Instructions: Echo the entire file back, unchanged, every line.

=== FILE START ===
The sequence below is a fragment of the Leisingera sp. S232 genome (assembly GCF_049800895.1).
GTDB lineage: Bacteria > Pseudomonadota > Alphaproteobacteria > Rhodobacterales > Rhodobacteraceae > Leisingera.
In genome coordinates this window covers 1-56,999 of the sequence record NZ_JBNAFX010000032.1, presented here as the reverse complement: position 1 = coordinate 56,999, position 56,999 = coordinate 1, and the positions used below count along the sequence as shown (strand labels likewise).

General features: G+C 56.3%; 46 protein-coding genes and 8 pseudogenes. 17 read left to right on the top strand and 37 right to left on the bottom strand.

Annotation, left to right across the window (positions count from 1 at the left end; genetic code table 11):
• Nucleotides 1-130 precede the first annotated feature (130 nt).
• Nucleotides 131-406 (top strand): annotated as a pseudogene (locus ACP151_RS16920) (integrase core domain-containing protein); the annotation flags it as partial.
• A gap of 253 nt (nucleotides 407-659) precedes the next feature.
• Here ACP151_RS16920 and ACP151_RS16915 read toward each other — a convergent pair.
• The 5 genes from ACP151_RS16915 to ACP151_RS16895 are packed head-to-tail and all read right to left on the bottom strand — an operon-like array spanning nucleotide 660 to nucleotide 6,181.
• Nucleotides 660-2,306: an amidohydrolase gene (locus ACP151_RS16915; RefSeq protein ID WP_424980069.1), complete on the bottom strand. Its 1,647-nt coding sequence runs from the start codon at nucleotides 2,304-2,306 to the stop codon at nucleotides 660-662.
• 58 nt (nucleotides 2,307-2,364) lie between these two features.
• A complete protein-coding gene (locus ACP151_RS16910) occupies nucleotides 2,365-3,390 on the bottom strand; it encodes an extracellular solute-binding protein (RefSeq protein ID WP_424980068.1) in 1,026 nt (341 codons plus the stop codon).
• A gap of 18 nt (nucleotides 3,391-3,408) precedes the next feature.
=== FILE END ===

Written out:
The sequence below is a fragment of the Leisingera sp. S232 genome (assembly GCF_049800895.1).
GTDB lineage: Bacteria > Pseudomonadota > Alphaproteobacteria > Rhodobacterales > Rhodobacteraceae > Leisingera.
In genome coordinates this window covers 1-56,999 of the sequence record NZ_JBNAFX010000032.1, presented here as the reverse complement: position 1 = coordinate 56,999, position 56,999 = coordinate 1, and the positions used below count along the sequence as shown (strand labels likewise).

General features: G+C 56.3%; 46 protein-coding genes and 8 pseudogenes. 17 read left to right on the top strand and 37 right to left on the bottom strand.

Annotation, left to right across the window (positions count from 1 at the left end; genetic code table 11):
• Nucleotides 1-130 precede the first annotated feature (130 nt).
• Nucleotides 131-406 (top strand): annotated as a pseudogene (locus ACP151_RS16920) (integrase core domain-containing protein); the annotation flags it as partial.
• A gap of 253 nt (nucleotides 407-659) precedes the next feature.
• Here ACP151_RS16920 and ACP151_RS16915 read toward each other — a convergent pair.
• The 5 genes from ACP151_RS16915 to ACP151_RS16895 are packed head-to-tail and all read right to left on the bottom strand — an operon-like array spanning nucleotide 660 to nucleotide 6,181.
• Nucleotides 660-2,306: an amidohydrolase gene (locus ACP151_RS16915; RefSeq protein ID WP_424980069.1), complete on the bottom strand. Its 1,647-nt coding sequence runs from the start codon at nucleotides 2,304-2,306 to the stop codon at nucleotides 660-662.
• 58 nt (nucleotides 2,307-2,364) lie between these two features.
• A complete protein-coding gene (locus ACP151_RS16910) occupies nucleotides 2,365-3,390 on the bottom strand; it encodes an extracellular solute-binding protein (RefSeq protein ID WP_424980068.1) in 1,026 nt (341 codons plus the stop codon).
• A gap of 18 nt (nucleotides 3,391-3,408) precedes the next feature.